The British Government actively colluded, conspired and worked with loyalist paramilitaries, and in other instances turned a blind eye to their misconduct. Several members of the Ulster Defence Regiment were also found to be members of loyalist paramilitaries – and UDR weapons often ended up in the hands of loyalist paramilitaries.
Active efforts were made to cover up this link by British service members. The RUC protected the Ulster Volunteer Force, giving them immunity as informers and absolving them from weapons searches. At one point, 85% of intelligence utilised by loyalists to commit attacks was from British security forces.
The so-called Glennane Gang – an alliance of loyalist paramilitaries, soldiers of the Ulster Defence Regiment, and the police officers from the Royal Ulster Constabulary – who terrorised the Catholic/Nationalist communities of Northern Ireland, was a particularly vile example of this cooperation.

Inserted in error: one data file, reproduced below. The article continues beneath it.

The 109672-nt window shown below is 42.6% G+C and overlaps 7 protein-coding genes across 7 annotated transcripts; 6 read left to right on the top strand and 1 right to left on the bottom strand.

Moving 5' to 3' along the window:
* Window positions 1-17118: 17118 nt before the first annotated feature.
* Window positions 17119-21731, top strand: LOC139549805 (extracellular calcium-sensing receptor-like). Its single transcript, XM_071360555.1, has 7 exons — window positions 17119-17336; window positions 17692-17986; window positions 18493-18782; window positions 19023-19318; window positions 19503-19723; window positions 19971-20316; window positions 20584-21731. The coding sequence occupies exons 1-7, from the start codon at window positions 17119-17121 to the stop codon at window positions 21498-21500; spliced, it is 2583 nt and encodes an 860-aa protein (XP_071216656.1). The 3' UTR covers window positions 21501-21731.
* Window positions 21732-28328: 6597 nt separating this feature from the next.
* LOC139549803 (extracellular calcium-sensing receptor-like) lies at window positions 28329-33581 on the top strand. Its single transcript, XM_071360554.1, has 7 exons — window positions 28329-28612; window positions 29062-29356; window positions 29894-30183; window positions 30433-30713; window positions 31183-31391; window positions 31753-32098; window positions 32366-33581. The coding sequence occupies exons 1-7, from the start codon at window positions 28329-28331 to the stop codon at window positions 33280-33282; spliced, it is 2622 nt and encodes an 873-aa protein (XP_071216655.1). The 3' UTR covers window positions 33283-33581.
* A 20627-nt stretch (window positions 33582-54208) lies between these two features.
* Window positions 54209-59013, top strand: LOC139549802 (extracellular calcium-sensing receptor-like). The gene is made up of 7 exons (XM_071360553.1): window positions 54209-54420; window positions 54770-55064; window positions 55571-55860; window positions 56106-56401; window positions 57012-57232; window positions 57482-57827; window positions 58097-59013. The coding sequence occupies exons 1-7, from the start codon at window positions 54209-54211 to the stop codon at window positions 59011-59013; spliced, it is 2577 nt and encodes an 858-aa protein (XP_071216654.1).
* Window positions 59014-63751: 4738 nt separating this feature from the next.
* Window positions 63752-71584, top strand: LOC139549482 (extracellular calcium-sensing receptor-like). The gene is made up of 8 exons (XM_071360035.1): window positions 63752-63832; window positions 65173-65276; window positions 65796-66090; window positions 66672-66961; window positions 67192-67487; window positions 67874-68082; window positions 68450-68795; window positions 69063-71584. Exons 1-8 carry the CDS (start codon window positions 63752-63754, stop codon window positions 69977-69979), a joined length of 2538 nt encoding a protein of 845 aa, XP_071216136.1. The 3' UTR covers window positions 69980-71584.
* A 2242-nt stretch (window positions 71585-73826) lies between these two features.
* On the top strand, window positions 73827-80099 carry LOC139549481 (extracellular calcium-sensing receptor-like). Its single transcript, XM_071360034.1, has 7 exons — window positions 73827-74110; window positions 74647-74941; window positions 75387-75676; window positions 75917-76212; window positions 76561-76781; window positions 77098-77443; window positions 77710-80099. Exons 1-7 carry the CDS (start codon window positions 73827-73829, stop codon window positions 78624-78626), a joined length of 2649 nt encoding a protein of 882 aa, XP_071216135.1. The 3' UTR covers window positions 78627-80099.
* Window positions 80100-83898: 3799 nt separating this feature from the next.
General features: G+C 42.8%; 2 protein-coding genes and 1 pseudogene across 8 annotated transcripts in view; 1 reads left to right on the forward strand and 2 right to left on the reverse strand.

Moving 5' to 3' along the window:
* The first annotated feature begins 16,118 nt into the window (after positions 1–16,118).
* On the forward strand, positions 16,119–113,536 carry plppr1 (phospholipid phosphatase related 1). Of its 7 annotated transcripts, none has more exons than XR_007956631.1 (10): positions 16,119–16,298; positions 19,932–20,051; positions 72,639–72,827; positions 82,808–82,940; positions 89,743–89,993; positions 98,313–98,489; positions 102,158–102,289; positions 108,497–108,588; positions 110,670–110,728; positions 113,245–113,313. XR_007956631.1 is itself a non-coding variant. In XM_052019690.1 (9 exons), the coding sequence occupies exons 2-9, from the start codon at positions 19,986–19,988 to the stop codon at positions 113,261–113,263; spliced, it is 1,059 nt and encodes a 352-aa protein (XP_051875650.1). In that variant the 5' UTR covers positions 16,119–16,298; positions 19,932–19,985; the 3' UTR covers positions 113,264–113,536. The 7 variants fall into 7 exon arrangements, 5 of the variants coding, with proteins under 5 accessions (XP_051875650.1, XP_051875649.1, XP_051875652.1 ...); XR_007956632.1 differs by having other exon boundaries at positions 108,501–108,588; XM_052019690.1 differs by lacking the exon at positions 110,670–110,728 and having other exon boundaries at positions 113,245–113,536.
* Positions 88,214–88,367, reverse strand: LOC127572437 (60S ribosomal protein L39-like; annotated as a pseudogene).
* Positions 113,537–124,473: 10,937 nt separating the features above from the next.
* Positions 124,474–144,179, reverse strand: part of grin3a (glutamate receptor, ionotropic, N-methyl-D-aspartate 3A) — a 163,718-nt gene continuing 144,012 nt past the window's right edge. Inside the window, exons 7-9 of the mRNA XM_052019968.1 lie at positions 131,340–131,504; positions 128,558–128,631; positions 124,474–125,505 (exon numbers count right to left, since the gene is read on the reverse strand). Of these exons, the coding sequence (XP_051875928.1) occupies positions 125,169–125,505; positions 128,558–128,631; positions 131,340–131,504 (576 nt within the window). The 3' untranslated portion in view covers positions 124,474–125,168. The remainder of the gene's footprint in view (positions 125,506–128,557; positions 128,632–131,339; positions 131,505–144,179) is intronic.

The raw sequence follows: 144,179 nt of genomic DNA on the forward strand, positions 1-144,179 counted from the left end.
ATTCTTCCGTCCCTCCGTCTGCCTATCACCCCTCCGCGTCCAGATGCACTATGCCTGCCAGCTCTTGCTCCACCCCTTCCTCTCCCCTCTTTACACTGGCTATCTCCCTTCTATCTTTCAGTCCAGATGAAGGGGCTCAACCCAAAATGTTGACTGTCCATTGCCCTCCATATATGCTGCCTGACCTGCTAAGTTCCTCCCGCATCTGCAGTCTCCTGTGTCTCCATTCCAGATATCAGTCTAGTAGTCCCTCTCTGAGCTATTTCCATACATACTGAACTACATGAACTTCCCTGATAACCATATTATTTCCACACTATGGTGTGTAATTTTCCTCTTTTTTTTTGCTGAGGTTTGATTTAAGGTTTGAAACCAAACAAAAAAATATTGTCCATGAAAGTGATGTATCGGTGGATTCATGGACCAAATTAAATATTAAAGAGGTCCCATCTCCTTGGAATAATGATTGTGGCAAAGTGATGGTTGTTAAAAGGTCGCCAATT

The legacy of this group is the Miami Showband Massacre, the Dublin & Monaghan bombings, and the Hillcrest Bar Bombing. Furthermore, the Cassel Report (2006) revealed that senior British military figures knew of this gang and their actions and did nothing.
What is the difference between this situation, and say the nexus between the Lebanese government & Hezbollah? I would say to Mr Hannan that this collusion represents, not just a step away from democracy, but a sprint away from democracy!